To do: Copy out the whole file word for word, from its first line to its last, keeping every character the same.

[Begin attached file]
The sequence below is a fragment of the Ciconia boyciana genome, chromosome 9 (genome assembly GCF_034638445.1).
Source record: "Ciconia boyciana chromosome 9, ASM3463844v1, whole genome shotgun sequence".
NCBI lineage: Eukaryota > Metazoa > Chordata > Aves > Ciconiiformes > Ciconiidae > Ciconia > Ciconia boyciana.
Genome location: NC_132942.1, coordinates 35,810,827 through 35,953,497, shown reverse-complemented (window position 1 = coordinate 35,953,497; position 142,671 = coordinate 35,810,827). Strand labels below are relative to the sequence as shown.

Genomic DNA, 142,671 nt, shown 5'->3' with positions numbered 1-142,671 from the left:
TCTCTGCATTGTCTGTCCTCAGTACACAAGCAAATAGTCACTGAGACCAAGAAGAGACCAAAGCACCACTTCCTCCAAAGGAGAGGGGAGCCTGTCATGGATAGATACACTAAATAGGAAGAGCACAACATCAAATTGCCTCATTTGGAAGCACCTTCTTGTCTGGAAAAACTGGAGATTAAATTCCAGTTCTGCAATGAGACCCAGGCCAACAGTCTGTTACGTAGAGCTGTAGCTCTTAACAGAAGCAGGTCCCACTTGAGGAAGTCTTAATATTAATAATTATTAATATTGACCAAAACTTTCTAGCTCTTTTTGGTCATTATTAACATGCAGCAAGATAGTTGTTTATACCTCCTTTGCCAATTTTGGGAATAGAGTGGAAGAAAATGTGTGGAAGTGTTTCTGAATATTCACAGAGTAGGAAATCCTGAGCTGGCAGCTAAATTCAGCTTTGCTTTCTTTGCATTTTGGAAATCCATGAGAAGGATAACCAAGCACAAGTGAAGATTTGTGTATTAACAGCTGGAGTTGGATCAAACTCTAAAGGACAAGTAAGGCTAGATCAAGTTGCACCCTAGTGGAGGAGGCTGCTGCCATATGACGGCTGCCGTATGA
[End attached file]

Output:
The sequence below is a fragment of the Ciconia boyciana genome, chromosome 9 (genome assembly GCF_034638445.1).
Source record: "Ciconia boyciana chromosome 9, ASM3463844v1, whole genome shotgun sequence".
NCBI lineage: Eukaryota > Metazoa > Chordata > Aves > Ciconiiformes > Ciconiidae > Ciconia > Ciconia boyciana.
Genome location: NC_132942.1, coordinates 35,810,827 through 35,953,497, shown reverse-complemented (window position 1 = coordinate 35,953,497; position 142,671 = coordinate 35,810,827). Strand labels below are relative to the sequence as shown.

Genomic DNA, 142,671 nt, shown 5'->3' with positions numbered 1-142,671 from the left:
TCTCTGCATTGTCTGTCCTCAGTACACAAGCAAATAGTCACTGAGACCAAGAAGAGACCAAAGCACCACTTCCTCCAAAGGAGAGGGGAGCCTGTCATGGATAGATACACTAAATAGGAAGAGCACAACATCAAATTGCCTCATTTGGAAGCACCTTCTTGTCTGGAAAAACTGGAGATTAAATTCCAGTTCTGCAATGAGACCCAGGCCAACAGTCTGTTACGTAGAGCTGTAGCTCTTAACAGAAGCAGGTCCCACTTGAGGAAGTCTTAATATTAATAATTATTAATATTGACCAAAACTTTCTAGCTCTTTTTGGTCATTATTAACATGCAGCAAGATAGTTGTTTATACCTCCTTTGCCAATTTTGGGAATAGAGTGGAAGAAAATGTGTGGAAGTGTTTCTGAATATTCACAGAGTAGGAAATCCTGAGCTGGCAGCTAAATTCAGCTTTGCTTTCTTTGCATTTTGGAAATCCATGAGAAGGATAACCAAGCACAAGTGAAGATTTGTGTATTAACAGCTGGAGTTGGATCAAACTCTAAAGGACAAGTAAGGCTAGATCAAGTTGCACCCTAGTGGAGGAGGCTGCTGCCATATGACGGCTGCCGTATGA